[rahyk; Ger. rahykh]
Reich, Robert Bernard, 1946-, American political economist, b. Scranton, Pa. He attended Dartmouth, Oxford (where he and Bill Clinton were Rhodes scholars), and Yale Law School. After graduation in 1973 he entered government service, becoming assistant solicitor general in the Dept. of Justice (1974-76) and director of policy planning in the Federal Trade Commission (1976-81). He taught at Harvard's Kennedy School of Government (1981-92) and was secretary of labor (1993-96) in the first Clinton administration. A neoliberal, Reich supported the development of high-tech industries, economic flexibility, labor-management cooperation, limited government intervention in labor disputes, and the education of a technologically adept workforce. In 1997, he joined the Brandeis Univ. faculty as a professor of social and economic policy; he is also a professor of public policy at the Univ. of California, Berkeley. His books include The Next American Frontier (1983), The Work of Nations (1991), the memoir Locked in the Cabinet (1997), Reason: Why Liberals Will Win the Battle for America (2004), and Supercapitalism: The Transformation of Business, Democracy, and Everyday Life (2007).
Reich, Steve (Stephen Michael Reich), 1936-, American composer, b. New York City. A well-known exponent of minimalism, he attended Cornell (B.A., 1957), the Julliard School of Music (1958-61), and Mills College (M.A., 1963), where he studied with Darius Milhaud and Luciano Berio. Also influenced by John Cage, he began to create experimental works in the 1960s, showing an interest in electronic and tape-recorded elements. By the late 1960s, he was composing works based on the almost hypnotic repetition of short modular units of minutely changing chords, tonal progressions, chiming timbres, and steady rhythms. He also founded his own ensemble in 1966. Having studied drumming in childhood, he has retained an interest in percussion and has incorporated such instruments as the Balinese gamelan and Ghanian tribal drums into his compositions. Voice is also an important component of many of his works. Critics have noted that over the years his works have become both more intimate, freer, and more expansive. Reich's compositions include the film score for Plastic Haircut (1963), Drumming (1971), Music for 18 Musicians (1974-76), Tehillim (1981), Different Trains (1988), City Life (1994), Proverb (1995), Triple Quartet (1999), Three Tales (2002), and Double Sextet (2006; Pulitzer Prize).
Reich, Wilhelm, 1897-1957, Austrian psychiatrist and biophysicist. For many years a chief associate at Freud's Psychoanalytic Polyclinic in Vienna, he later broke with Freud and the psychoanalytic movement. Forced to leave Nazi Germany, he resettled in New York City in 1939 to continue independent research in biophysics. He taught (1939-41) at the New School for Social Research, and in 1942 he founded the Orgone Institute. According to Reich's theories the universe is permeated by a primal, mass-free phenomenon that he called orgone energy; in the human organism the lack of repeated total discharge of this energy through natural sexual release is considered the genesis not only of all individual neurosis but also of irrational social movements and collective neurotic disorder. Reich invented the orgone box, a device that he claimed would restore energy but that was declared a fraud by the Food and Drug Administration. In 1956 he was tried for contempt of court and violation of the Food and Drug Act and sentenced to two years in a federal penitentiary, where he died.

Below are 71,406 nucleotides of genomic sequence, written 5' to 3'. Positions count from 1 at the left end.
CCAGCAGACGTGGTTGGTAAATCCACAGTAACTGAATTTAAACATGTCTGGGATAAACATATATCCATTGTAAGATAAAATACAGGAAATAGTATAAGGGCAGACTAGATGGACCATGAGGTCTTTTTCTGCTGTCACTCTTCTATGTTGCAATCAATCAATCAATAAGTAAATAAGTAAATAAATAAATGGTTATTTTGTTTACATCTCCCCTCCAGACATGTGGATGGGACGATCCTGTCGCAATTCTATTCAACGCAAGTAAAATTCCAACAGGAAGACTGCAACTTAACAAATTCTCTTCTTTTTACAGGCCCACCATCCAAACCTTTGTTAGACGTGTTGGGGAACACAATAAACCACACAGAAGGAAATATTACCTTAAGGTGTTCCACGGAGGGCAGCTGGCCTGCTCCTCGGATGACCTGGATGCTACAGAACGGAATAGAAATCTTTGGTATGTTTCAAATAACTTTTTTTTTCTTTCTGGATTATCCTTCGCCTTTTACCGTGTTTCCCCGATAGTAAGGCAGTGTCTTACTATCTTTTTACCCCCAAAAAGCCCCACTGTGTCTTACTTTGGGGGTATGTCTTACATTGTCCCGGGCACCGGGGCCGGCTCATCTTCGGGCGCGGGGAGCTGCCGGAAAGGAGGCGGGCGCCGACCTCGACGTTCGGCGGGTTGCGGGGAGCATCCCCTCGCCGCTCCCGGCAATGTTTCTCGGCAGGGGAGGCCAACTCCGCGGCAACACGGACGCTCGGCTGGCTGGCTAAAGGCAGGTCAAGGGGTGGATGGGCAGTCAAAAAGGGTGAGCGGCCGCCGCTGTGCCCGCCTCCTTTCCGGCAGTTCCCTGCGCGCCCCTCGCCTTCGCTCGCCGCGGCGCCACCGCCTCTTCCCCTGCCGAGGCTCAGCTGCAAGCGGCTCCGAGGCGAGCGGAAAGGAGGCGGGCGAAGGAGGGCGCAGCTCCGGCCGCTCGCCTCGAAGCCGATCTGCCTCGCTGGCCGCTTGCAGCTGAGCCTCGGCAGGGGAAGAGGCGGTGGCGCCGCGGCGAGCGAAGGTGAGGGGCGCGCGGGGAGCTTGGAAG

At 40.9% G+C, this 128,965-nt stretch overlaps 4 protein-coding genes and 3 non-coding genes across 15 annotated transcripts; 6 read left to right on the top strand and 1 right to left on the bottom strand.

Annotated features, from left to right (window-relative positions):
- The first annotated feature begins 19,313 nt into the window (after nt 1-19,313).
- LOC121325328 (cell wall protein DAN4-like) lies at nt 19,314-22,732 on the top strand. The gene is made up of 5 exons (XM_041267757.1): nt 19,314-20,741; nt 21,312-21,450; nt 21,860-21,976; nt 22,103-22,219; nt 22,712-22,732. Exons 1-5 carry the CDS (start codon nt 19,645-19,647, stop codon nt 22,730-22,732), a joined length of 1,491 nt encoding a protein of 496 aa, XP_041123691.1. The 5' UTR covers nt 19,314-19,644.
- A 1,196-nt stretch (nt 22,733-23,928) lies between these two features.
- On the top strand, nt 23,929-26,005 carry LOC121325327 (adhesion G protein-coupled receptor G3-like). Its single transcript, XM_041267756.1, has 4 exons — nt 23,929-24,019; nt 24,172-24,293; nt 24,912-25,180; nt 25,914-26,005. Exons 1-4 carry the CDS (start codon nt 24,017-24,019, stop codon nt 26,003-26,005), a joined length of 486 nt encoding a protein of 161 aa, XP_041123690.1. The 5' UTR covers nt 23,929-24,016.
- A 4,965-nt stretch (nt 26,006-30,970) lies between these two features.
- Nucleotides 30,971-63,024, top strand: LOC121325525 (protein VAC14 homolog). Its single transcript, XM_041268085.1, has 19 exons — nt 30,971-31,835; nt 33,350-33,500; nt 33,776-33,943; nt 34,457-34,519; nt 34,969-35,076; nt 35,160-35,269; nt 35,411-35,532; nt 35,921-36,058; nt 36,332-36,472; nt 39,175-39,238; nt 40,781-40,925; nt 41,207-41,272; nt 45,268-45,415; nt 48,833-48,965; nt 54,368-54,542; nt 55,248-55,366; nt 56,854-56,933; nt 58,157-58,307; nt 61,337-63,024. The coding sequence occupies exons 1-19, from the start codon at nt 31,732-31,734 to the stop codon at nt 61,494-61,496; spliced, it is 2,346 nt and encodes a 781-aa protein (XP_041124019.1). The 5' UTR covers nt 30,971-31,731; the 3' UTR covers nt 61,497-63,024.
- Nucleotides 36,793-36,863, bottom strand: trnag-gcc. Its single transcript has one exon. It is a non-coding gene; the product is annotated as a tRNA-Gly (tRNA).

See his selected writings (1960); his autobiography, ed. by M. B. Higgins and R. Chester (tr. 1988); studies by C. Rycroft (1972) and D. Boadella (1974); biographies by W. E. Man and E. Hoffman (1983) and M. Saraf (1984).

(German ˈʁaɪç), is a German loanword cognate with the English reign, region, and rich, but used most to designate an empire, realm, or nation. The qualitative connotation from the German is "imperial, sovereign state." It is cognate with the Scandinavian rike/rige, rijk, raj, -ric; as found in bishopric. It is the word traditionally used for a variety of sovereign entities, including Germany in many periods of its history. It is also found in the compound Königreich, "kingdom" (Königtum), and in the country names Frankreich (France, lit. "the Realm of the Franks"), Österreich (Austria, the "Eastern Realm"), Sverige (Sweden, the "Realm of the Swedes") and in England as Surrey - Suthrige, 'southern realm'. The German version of the Lord's Prayer uses the words Dein Reich komme for "ἐλθέτω ἡ βασιλεία σου" (usually translated as "thy kingdom come" in English), and the Lord's Prayer in Scandinavian also uses the cognate word; so it is in Old English - 'Tobecyme thin rice'.

Used adjectivally, reich is the German word for "rich". Like its Latin counterpart, imperium, Reich does not necessarily connote a monarchy; the Weimar Republic and Nazi Germany continued to use the name Deutsches Reich.

Reich, German

The term Reich was part of the German names for Germany for much of its history. Reich was used by itself in the common German variant of the Holy Roman Empire, the "Holy Roman Empire of the German Nation" (Heiliges römisches Reich deutscher Nation). Der rîche was a title for the Emperor. However, it should be noted that Latin, not German, was the formal legal language of the medieval Empire, so English-speaking historians are more likely to use Latin imperium than German Reich as a term for this period of German history.

The unified Germany which arose under Chancellor Otto von Bismarck in 1871 was called in German Deutsches Reich. Deutsches Reich remained the official name of Germany until 1945, although these years saw three very different political systems more commonly referred to in English as: "the German Empire" (1871–1918), the Weimar Republic (1919–1933; the term is a postwar coinage not used at the time), and Nazi Germany (the Third Reich) (1933–1945). After 1918 "Reich" was usually not translated as "Empire" in English-speaking countries, and the title was instead simply used in its original German. During the Weimar Republic the term "Reich" and the prefix "Reichs-" referred not to the idea of empire but rather to the institutions, officials, affairs etc. of the whole country as opposed to those of one of its constituent federal states. Das Reich meant the legal persona of the (federal) State, similar to The Crown designating the State (and its treasury) in Commonwealth countries. The Nazis sought to legitimize their power historiographically by portraying their rule as a continuation of a Germanic past. They coined the term Das Dritte Reich ("The Third Empire" – usually rendered in English in the partial-translation "The Third Reich"), counting the Holy Roman Empire as the first and the 1871-1918 monarchy as the second. During the Anschluss (annexation) of Austria in 1938 the Nazi propaganda also used the political slogan Ein Volk, ein Reich, ein Führer ("One people, one Reich, one leader"). Although the term "Third Reich" is in common use, the terms "First Reich" and "Second Reich" for the earlier periods are seldom found outside Nazi propaganda. To use the terms "First Reich" and "Second Reich", as some commentators did in the post-war years, is generally frowned upon as accepting Nazi historiography. The term Altes Reich ("old Reich"; cf. French ancien regime for monarchical France) is sometimes used to refer to the Holy Roman Empire.